Eir warned by advertising watchdog over misleading adverts

Consumer complainants objected to Eir quoting three prices for broadband bundles

Between 2015 and 2016 the advertising standards authority upheld 11 complaints against Eir and two against its mobile subsidiary Meteor.

Between 2015 and 2016 the advertising standards authority upheld 11 complaints against Eir and two against its mobile subsidiary Meteor.


The Advertising Standards Authority of Ireland (ASAI) plans to engage with Ireland’s largest telco Eir to seek improved compliance with its code after two more complaints were upheld against the company recently.

These latest complaints alleged misleading marketing about two offers for Eir’s broadband services that were published on its website. They were made by consumers and by Virgin Media, a rival to Eir. The authority’s findings are due be published in its latest complaints bulletin this week.

Virgin Media objected to an advertisement for Eir’s broadband-only products on the grounds that the webpages were displaying promotional prices for all products, but had not displayed the price the product reverted to after the promotional period expired.

The consumer complainants objected to the fact that Eir had quoted three prices in its ad for broadband bundles. They considered that only two of the prices quoted were relevant and that it had not been made clear by Eir what the cost of the bundle would be after the promotional period.

The authority upheld the complaints, stating that there was no indication in the headline price, or the brief overview, that the advertised cost was an introductory offer for a limited time period. It has required that the advertising not be used in the same format again.

Series of complaints

These are the latest in a list of complaints upheld against Eir in the past couple for years. Data for 2015 and 2016 shows that the authority upheld 11 complaints against Eir and two against its mobile subsidiary Meteor.

The ASAI’s chief executive Orla Twomey told The Irish Times that it would be engaging with Eir to seek improved compliance with its code.

“In recent months, the ASAI has proactively engaged with Eir in relation to a number of advertisements which have contravened the ASAI’s Code of Standards for Marketing and Advertising Communications in Ireland,” she said.

“The ASAI approach is to work in partnership with advertisers, rather than against them, to ultimately ensure that all marketing communications are legal, decent, honest and truthful. The ASAI will be further engaging with the advertiser in question in the coming months to promote improved engagement and compliance with the ASAI code on future Eir campaigns.”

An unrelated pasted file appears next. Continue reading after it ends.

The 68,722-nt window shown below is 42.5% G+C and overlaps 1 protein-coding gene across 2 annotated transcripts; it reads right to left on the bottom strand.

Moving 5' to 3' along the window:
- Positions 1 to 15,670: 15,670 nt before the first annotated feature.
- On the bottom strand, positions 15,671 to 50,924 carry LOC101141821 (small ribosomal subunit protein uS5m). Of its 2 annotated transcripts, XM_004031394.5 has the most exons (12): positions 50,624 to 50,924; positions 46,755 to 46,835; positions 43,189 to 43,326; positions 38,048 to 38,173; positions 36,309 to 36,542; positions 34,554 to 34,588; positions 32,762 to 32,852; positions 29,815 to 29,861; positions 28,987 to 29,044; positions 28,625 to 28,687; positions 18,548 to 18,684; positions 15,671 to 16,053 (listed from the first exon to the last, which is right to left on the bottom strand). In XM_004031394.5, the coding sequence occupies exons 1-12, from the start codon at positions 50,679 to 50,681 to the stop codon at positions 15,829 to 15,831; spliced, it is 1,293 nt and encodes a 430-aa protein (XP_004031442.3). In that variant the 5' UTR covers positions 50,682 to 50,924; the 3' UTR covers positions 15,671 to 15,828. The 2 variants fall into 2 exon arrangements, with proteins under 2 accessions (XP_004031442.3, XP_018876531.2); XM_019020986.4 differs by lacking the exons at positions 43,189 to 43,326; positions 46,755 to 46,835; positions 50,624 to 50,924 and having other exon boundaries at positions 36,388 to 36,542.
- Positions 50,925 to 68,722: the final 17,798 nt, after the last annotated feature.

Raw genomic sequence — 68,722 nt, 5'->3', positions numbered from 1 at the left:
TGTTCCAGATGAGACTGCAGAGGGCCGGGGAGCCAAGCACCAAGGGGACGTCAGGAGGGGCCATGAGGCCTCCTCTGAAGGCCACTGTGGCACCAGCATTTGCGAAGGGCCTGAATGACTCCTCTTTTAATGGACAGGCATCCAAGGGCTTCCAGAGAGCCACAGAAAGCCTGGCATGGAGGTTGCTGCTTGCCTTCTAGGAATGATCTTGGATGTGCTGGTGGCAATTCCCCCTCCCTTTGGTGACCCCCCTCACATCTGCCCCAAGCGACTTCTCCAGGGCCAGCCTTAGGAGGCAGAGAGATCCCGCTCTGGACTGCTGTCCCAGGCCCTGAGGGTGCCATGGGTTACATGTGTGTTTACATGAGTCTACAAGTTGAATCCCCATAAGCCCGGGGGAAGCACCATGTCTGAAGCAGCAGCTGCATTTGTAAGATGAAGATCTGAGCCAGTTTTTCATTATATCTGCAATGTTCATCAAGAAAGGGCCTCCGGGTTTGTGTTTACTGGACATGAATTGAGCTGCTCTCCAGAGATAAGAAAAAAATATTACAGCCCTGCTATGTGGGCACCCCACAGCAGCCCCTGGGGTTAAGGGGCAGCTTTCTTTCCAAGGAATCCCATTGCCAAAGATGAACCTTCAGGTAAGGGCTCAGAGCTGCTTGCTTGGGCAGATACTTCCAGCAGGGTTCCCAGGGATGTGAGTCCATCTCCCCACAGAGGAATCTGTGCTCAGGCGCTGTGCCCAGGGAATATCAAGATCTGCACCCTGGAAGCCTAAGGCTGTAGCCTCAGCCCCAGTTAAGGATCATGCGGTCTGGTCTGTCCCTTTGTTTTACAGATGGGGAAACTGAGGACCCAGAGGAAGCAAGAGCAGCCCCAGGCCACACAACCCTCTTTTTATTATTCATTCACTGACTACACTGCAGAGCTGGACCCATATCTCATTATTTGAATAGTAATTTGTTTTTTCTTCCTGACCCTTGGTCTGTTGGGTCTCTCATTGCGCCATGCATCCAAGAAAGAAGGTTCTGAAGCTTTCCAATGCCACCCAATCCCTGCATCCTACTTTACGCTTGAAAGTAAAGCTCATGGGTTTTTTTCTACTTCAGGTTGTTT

In a statement responding to the ASAI’s findings, Eir said: “At all times of the online purchase, customers can click on [a] ‘see more details’ button at which point they are then clearly shown the promotional price, promotion duration, contract length and the price following the promotion period. We believe this clearly provides all pricing and promotional information on this webpage.

“In addition, on the webpage there is a section called ‘promotions explained’ that highlighted the difference between the online price and the standard Eir price.

“Throughout the entirety of the customer journey on the website and at the checkout, the customer was clearly shown on the left-hand side, the promotional price, the new customer discount, the online discount and the thereafter price. This remains with the customer until they complete their order.”

Complaints against telecoms companies increased from 142 in 2013 to 240 in 2015, according to figures published by the ASAI.

Eir is not the only one to have fallen foul of the ASAI code. In 2015 and 2016, six complaints were upheld against Vodafone, two against both Virgin Media and Three Ireland and one against Carphone Warehouse.

The ASAI said it was “actively engaging” with advertisers of telecommunications services and products to address this increase.

The code contains a provision that the ASAI can seek to have some or all of a company’s proposed advertising submitted for copy advice but it has not enforced this procedure, preferring to seek one-to-one engagement with an advertiser to address its concerns.